When 11-year-old Blakely Stawicki heard about a community effort to help a young Newark girl suffering from a rare genetic disorder, she knew she wanted to pitch in.

“I wanted to help her,” Blakely said. “I found a kid-friendly way to help.”

With assistance from her parents, Blakely set up a shoe collection drive through the company Funds2Orgs. The new and gently-used shoes she collects will be sent to developing countries, where “micro-entrepreneurs” will clean them up and sell them to earn money.

Meanwhile, Blakely will receive 40 cents per pair of shoes to donate to charity. She plans to split the funds between the Save Mickey effort and her school, St. John the Beloved.

Michaela “Mickey” Merrill is a 4-year-old Newark girl who was recently diagnosed with Sanfilippo Syndrome, a fatal genetic disorder. Mickey is in the early stages of the disease but will gradually lose her ability to speak, understand, walk and eat.

Sometimes referred to as “children’s Alzheimer’s disease,” Sanfilippo causes children to gradually lose their abilities and eventually slip into a vegetative state before dying, usually in their teenage years.

With that in mind, Mickey’s parents, Donny and Molly, are in a race against time to help find a cure for the rare disorder, which affects only 1 in 70,000 kids. They recently launched a website, www.savemickey.com, and are raising money and awareness for Sanfilippo research. Several events, including a dinner featuring several local chefs, have drawn broad support from the community.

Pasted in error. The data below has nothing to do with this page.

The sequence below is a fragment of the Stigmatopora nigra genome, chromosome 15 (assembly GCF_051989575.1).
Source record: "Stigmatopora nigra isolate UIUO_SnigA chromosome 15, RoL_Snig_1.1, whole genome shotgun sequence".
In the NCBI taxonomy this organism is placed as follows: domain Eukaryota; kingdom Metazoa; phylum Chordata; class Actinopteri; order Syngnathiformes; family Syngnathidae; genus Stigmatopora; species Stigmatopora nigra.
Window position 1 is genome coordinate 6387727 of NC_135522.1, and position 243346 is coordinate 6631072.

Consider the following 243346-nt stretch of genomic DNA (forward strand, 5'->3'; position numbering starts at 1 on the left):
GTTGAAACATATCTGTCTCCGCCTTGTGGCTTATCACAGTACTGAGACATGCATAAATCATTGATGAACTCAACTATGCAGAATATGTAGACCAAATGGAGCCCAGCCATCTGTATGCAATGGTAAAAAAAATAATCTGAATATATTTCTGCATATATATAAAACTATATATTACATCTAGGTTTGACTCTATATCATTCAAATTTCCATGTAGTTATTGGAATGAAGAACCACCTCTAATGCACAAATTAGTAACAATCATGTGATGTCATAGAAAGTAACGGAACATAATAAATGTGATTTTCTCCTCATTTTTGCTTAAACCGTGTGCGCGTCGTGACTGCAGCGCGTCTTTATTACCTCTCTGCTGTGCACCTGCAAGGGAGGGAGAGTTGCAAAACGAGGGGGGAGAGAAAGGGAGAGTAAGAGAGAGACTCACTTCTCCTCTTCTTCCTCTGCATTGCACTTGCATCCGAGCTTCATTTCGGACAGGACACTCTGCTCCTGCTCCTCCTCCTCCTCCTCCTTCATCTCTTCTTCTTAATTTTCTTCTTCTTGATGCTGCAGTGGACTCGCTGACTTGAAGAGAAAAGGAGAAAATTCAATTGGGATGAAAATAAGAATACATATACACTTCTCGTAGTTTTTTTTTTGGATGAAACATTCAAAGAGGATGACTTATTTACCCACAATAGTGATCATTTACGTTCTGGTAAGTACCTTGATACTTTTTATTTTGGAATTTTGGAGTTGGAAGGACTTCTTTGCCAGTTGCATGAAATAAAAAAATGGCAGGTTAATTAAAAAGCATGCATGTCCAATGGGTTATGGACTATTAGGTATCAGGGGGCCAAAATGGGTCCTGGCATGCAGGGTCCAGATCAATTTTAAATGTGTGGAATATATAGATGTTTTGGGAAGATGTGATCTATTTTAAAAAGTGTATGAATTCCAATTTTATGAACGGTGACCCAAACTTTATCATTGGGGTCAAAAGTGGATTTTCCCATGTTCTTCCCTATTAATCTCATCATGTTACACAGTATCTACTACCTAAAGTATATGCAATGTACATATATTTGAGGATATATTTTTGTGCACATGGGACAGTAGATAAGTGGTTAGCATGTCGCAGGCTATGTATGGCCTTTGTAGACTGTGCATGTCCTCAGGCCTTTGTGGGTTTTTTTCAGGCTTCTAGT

For Blakely’s part in the effort, she approached her principal to get the school’s assistance promoting the fundraiser and recruited 10 of her friends to assist. They’ve gone door-to-door in her Middle Run Crossing neighborhood to raise awareness, and several local businesses agreed to host collection boxes.

So far, they’ve collected 1,000 pairs of shoes, which Blakely and her friends sort and package into bags for shipment. They have mounds of shoes waiting to be picked up by Funds2Orgs.

“My garage smells like feet,” Blakely’s dad, Sean, quipped.

Blakely’s goal is to collect 2,500 pairs of shoes by April 15. That amount would earn her $1,000 to donate.

Her mother, Leah, said people in the community have been receptive to Blakely’s effort.

“Everybody’s excited about a young girl who is willing to do this herself,” she said.

She added that the fundraiser not only helps Mickey and the micro-entrepreneurs, but it also keeps old shoes out of the landfill.

“It’s a win-win,” she said.

“People have to clean out their closets at some point,” Blakely added.

The Stawickis will hold a community collection event from noon to 3 p.m. March 18 at St. John the Beloved, 905 Milltown Rd. Donations of new or gently-worn shoes are welcome.

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